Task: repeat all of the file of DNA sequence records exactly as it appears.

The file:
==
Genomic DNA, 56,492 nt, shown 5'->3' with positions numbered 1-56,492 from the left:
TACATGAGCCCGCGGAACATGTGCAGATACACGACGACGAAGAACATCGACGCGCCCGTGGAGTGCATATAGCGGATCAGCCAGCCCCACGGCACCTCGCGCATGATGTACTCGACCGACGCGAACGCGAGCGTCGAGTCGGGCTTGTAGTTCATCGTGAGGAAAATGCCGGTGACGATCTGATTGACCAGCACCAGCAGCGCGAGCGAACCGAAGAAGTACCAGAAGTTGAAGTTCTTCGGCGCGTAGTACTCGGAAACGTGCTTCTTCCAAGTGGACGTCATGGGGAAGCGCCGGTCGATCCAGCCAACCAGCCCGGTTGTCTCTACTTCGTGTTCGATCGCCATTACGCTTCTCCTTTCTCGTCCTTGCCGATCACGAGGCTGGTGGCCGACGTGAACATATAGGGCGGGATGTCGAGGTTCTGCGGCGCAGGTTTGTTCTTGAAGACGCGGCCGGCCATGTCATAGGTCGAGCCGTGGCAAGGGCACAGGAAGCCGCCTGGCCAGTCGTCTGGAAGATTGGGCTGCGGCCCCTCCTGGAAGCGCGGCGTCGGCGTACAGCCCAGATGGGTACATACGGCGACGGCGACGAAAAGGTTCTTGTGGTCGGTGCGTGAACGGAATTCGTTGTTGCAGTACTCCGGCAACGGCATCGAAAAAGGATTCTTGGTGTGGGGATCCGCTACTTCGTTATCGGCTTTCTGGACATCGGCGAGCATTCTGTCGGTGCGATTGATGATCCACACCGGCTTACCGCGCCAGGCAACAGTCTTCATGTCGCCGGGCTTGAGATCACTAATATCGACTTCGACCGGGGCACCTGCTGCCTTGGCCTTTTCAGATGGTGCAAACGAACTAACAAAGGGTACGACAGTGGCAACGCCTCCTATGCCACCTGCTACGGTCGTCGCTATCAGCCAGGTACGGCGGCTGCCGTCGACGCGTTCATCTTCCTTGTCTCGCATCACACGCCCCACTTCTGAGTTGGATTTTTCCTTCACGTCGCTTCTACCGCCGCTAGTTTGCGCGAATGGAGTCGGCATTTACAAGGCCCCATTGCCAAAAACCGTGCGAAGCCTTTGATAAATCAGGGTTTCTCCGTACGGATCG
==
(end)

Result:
Genomic DNA, 56,492 nt, shown 5'->3' with positions numbered 1-56,492 from the left:
TACATGAGCCCGCGGAACATGTGCAGATACACGACGACGAAGAACATCGACGCGCCCGTGGAGTGCATATAGCGGATCAGCCAGCCCCACGGCACCTCGCGCATGATGTACTCGACCGACGCGAACGCGAGCGTCGAGTCGGGCTTGTAGTTCATCGTGAGGAAAATGCCGGTGACGATCTGATTGACCAGCACCAGCAGCGCGAGCGAACCGAAGAAGTACCAGAAGTTGAAGTTCTTCGGCGCGTAGTACTCGGAAACGTGCTTCTTCCAAGTGGACGTCATGGGGAAGCGCCGGTCGATCCAGCCAACCAGCCCGGTTGTCTCTACTTCGTGTTCGATCGCCATTACGCTTCTCCTTTCTCGTCCTTGCCGATCACGAGGCTGGTGGCCGACGTGAACATATAGGGCGGGATGTCGAGGTTCTGCGGCGCAGGTTTGTTCTTGAAGACGCGGCCGGCCATGTCATAGGTCGAGCCGTGGCAAGGGCACAGGAAGCCGCCTGGCCAGTCGTCTGGAAGATTGGGCTGCGGCCCCTCCTGGAAGCGCGGCGTCGGCGTACAGCCCAGATGGGTACATACGGCGACGGCGACGAAAAGGTTCTTGTGGTCGGTGCGTGAACGGAATTCGTTGTTGCAGTACTCCGGCAACGGCATCGAAAAAGGATTCTTGGTGTGGGGATCCGCTACTTCGTTATCGGCTTTCTGGACATCGGCGAGCATTCTGTCGGTGCGATTGATGATCCACACCGGCTTACCGCGCCAGGCAACAGTCTTCATGTCGCCGGGCTTGAGATCACTAATATCGACTTCGACCGGGGCACCTGCTGCCTTGGCCTTTTCAGATGGTGCAAACGAACTAACAAAGGGTACGACAGTGGCAACGCCTCCTATGCCACCTGCTACGGTCGTCGCTATCAGCCAGGTACGGCGGCTGCCGTCGACGCGTTCATCTTCCTTGTCTCGCATCACACGCCCCACTTCTGAGTTGGATTTTTCCTTCACGTCGCTTCTACCGCCGCTAGTTTGCGCGAATGGAGTCGGCATTTACAAGGCCCCATTGCCAAAAACCGTGCGAAGCCTTTGATAAATCAGGGTTTCTCCGTACGGATCG